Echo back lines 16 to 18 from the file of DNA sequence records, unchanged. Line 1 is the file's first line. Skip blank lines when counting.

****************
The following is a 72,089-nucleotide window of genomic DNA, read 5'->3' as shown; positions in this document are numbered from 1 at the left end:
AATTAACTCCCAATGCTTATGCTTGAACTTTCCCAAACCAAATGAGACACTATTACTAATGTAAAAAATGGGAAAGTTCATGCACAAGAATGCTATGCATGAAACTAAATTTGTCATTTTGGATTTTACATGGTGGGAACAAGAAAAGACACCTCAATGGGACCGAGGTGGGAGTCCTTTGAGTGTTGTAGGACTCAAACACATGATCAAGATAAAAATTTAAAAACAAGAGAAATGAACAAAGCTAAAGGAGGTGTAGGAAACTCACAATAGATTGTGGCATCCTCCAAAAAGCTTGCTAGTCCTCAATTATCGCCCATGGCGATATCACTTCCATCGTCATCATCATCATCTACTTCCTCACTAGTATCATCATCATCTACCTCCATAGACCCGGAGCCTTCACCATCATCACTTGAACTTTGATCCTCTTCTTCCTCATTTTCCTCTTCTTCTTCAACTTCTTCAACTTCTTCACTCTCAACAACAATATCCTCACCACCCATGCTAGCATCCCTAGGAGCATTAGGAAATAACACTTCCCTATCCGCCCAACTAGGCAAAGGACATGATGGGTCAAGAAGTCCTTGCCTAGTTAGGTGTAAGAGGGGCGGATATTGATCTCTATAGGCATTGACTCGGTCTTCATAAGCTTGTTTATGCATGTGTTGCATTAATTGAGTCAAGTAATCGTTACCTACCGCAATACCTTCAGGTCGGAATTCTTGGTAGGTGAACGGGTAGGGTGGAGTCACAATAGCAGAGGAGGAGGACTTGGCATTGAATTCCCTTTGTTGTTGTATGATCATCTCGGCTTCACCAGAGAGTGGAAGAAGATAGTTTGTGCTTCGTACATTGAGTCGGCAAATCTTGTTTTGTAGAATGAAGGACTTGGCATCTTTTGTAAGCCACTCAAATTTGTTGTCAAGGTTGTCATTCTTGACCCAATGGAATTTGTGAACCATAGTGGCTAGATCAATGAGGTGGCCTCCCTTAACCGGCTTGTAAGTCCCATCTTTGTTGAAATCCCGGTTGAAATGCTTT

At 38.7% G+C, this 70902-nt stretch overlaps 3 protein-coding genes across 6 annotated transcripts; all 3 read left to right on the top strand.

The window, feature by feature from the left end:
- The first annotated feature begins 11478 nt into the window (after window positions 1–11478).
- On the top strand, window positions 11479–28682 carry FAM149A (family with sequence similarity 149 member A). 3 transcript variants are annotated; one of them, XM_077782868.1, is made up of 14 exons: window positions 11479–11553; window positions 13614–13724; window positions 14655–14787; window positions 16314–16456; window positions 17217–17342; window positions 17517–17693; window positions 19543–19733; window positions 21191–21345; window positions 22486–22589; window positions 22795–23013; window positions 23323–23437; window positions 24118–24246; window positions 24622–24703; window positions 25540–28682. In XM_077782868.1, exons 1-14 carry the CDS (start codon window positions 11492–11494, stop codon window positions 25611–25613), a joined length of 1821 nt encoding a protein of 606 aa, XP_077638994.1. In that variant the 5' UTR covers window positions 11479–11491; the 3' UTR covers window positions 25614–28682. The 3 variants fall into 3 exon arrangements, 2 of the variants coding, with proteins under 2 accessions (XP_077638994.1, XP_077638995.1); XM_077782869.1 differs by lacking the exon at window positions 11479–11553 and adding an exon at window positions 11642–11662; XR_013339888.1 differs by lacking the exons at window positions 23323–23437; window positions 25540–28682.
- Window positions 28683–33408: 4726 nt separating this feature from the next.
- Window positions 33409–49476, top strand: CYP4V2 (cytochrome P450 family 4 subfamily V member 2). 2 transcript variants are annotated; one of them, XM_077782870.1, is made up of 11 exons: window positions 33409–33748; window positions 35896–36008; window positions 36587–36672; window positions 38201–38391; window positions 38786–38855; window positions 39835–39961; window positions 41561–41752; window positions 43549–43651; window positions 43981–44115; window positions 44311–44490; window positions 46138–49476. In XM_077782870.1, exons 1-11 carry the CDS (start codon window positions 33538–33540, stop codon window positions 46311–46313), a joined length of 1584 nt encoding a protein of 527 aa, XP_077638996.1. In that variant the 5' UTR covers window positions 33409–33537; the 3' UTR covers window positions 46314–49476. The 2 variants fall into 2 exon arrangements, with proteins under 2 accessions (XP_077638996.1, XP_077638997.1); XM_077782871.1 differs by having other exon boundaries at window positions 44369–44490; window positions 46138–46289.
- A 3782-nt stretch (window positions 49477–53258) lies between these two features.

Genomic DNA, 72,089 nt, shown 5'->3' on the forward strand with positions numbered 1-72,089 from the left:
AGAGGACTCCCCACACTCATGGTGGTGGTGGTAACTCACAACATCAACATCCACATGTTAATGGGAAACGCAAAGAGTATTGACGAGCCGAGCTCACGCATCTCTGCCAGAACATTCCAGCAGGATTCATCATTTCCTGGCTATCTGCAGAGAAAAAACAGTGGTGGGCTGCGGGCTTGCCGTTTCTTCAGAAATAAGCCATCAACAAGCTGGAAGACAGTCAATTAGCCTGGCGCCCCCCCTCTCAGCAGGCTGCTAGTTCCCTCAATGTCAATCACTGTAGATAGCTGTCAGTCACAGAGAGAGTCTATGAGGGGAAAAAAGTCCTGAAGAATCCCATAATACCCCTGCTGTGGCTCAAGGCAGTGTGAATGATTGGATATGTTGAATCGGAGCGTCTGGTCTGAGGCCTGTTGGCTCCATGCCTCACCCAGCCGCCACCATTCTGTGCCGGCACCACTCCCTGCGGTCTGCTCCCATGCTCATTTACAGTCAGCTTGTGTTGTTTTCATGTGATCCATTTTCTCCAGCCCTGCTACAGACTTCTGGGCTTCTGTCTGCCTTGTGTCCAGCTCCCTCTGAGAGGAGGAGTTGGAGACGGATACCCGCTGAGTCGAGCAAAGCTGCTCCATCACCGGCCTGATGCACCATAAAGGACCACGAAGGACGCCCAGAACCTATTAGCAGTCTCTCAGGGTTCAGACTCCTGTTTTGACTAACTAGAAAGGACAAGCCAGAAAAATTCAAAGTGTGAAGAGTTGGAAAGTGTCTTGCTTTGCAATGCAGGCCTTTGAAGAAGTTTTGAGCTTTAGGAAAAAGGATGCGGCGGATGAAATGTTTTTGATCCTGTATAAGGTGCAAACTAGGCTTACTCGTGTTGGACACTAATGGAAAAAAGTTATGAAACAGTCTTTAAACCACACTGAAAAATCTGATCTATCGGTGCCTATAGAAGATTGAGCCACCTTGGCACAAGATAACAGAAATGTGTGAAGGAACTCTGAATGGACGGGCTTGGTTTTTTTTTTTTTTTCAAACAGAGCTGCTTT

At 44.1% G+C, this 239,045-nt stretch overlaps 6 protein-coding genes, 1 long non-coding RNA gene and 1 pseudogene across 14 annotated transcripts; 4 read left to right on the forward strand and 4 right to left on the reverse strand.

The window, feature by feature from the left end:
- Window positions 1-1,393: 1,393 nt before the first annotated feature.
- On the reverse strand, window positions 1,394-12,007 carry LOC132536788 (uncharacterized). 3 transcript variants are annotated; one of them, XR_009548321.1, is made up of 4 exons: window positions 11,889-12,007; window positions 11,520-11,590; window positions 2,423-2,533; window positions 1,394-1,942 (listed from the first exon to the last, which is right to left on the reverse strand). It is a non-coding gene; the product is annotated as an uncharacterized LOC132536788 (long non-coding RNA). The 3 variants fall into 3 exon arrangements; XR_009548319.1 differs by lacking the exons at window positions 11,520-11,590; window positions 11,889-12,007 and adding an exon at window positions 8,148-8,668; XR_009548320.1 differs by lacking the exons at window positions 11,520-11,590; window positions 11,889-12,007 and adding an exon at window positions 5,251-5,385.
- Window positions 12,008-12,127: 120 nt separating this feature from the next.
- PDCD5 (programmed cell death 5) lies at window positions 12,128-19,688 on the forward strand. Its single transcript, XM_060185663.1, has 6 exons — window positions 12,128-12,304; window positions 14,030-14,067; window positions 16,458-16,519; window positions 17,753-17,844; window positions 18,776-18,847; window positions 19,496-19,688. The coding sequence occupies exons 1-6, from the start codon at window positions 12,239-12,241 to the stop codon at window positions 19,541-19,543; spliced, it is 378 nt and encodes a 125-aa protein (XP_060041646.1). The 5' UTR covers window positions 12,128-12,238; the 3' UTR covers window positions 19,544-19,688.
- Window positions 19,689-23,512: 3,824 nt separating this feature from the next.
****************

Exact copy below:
- Window positions 12,008-12,127: 120 nt separating this feature from the next.
- PDCD5 (programmed cell death 5) lies at window positions 12,128-19,688 on the forward strand. Its single transcript, XM_060185663.1, has 6 exons — window positions 12,128-12,304; window positions 14,030-14,067; window positions 16,458-16,519; window positions 17,753-17,844; window positions 18,776-18,847; window positions 19,496-19,688. The coding sequence occupies exons 1-6, from the start codon at window positions 12,239-12,241 to the stop codon at window positions 19,541-19,543; spliced, it is 378 nt and encodes a 125-aa protein (XP_060041646.1). The 5' UTR covers window positions 12,128-12,238; the 3' UTR covers window positions 19,544-19,688.
- Window positions 19,689-23,512: 3,824 nt separating this feature from the next.